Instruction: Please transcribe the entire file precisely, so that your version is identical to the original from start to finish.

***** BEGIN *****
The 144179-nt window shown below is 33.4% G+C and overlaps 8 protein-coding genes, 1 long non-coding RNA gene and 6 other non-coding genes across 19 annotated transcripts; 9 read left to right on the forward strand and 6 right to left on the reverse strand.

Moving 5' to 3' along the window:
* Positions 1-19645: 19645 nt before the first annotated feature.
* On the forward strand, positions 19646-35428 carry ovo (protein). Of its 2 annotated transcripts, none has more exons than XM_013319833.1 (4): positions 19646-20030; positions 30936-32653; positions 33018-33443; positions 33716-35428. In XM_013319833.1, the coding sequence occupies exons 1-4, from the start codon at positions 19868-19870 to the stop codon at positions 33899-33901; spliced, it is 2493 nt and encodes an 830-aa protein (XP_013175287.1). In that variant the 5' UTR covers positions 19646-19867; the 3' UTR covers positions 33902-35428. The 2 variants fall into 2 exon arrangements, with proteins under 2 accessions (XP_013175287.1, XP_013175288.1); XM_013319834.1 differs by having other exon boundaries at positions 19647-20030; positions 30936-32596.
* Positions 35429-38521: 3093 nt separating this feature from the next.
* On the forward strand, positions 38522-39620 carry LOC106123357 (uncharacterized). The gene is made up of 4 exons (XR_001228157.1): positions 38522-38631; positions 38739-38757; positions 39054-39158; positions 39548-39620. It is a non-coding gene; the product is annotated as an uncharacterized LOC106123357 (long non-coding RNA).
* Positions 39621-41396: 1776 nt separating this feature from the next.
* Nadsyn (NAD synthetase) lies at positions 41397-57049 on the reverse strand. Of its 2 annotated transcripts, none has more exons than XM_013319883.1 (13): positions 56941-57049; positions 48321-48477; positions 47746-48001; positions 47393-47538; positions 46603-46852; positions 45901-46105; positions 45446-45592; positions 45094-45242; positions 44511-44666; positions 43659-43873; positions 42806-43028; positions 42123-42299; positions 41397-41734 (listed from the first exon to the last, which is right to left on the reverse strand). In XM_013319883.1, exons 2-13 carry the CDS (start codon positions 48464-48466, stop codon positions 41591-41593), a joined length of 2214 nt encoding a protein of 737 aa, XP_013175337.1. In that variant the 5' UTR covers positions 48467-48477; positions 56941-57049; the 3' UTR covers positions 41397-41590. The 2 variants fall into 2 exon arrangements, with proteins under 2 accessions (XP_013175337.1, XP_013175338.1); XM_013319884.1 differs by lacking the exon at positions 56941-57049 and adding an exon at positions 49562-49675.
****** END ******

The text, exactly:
The 144179-nt window shown below is 33.4% G+C and overlaps 8 protein-coding genes, 1 long non-coding RNA gene and 6 other non-coding genes across 19 annotated transcripts; 9 read left to right on the forward strand and 6 right to left on the reverse strand.

Moving 5' to 3' along the window:
* Positions 1-19645: 19645 nt before the first annotated feature.
* On the forward strand, positions 19646-35428 carry ovo (protein). Of its 2 annotated transcripts, none has more exons than XM_013319833.1 (4): positions 19646-20030; positions 30936-32653; positions 33018-33443; positions 33716-35428. In XM_013319833.1, the coding sequence occupies exons 1-4, from the start codon at positions 19868-19870 to the stop codon at positions 33899-33901; spliced, it is 2493 nt and encodes an 830-aa protein (XP_013175287.1). In that variant the 5' UTR covers positions 19646-19867; the 3' UTR covers positions 33902-35428. The 2 variants fall into 2 exon arrangements, with proteins under 2 accessions (XP_013175287.1, XP_013175288.1); XM_013319834.1 differs by having other exon boundaries at positions 19647-20030; positions 30936-32596.
* Positions 35429-38521: 3093 nt separating this feature from the next.
* On the forward strand, positions 38522-39620 carry LOC106123357 (uncharacterized). The gene is made up of 4 exons (XR_001228157.1): positions 38522-38631; positions 38739-38757; positions 39054-39158; positions 39548-39620. It is a non-coding gene; the product is annotated as an uncharacterized LOC106123357 (long non-coding RNA).
* Positions 39621-41396: 1776 nt separating this feature from the next.
* Nadsyn (NAD synthetase) lies at positions 41397-57049 on the reverse strand. Of its 2 annotated transcripts, none has more exons than XM_013319883.1 (13): positions 56941-57049; positions 48321-48477; positions 47746-48001; positions 47393-47538; positions 46603-46852; positions 45901-46105; positions 45446-45592; positions 45094-45242; positions 44511-44666; positions 43659-43873; positions 42806-43028; positions 42123-42299; positions 41397-41734 (listed from the first exon to the last, which is right to left on the reverse strand). In XM_013319883.1, exons 2-13 carry the CDS (start codon positions 48464-48466, stop codon positions 41591-41593), a joined length of 2214 nt encoding a protein of 737 aa, XP_013175337.1. In that variant the 5' UTR covers positions 48467-48477; positions 56941-57049; the 3' UTR covers positions 41397-41590. The 2 variants fall into 2 exon arrangements, with proteins under 2 accessions (XP_013175337.1, XP_013175338.1); XM_013319884.1 differs by lacking the exon at positions 56941-57049 and adding an exon at positions 49562-49675.